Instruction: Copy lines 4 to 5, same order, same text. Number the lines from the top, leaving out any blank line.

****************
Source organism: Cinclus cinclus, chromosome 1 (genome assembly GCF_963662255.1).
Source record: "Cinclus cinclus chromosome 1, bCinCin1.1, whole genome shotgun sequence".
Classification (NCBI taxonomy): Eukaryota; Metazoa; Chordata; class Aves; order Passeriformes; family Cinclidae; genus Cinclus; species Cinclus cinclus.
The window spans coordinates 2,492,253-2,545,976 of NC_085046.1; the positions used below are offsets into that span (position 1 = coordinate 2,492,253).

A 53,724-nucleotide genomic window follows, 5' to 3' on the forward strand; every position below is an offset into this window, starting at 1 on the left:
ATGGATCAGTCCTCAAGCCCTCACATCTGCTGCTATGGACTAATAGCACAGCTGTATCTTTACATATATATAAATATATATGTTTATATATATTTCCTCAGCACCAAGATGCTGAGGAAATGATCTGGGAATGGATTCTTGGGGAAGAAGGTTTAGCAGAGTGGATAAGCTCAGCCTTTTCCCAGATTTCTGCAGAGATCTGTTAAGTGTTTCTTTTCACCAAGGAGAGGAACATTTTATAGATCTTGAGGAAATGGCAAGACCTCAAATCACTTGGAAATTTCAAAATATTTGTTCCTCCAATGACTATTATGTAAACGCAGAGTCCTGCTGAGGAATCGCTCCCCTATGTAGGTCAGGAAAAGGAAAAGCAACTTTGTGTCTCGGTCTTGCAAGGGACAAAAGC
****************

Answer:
The window spans coordinates 2,492,253-2,545,976 of NC_085046.1; the positions used below are offsets into that span (position 1 = coordinate 2,492,253).

A 53,724-nucleotide genomic window follows, 5' to 3' on the forward strand; every position below is an offset into this window, starting at 1 on the left: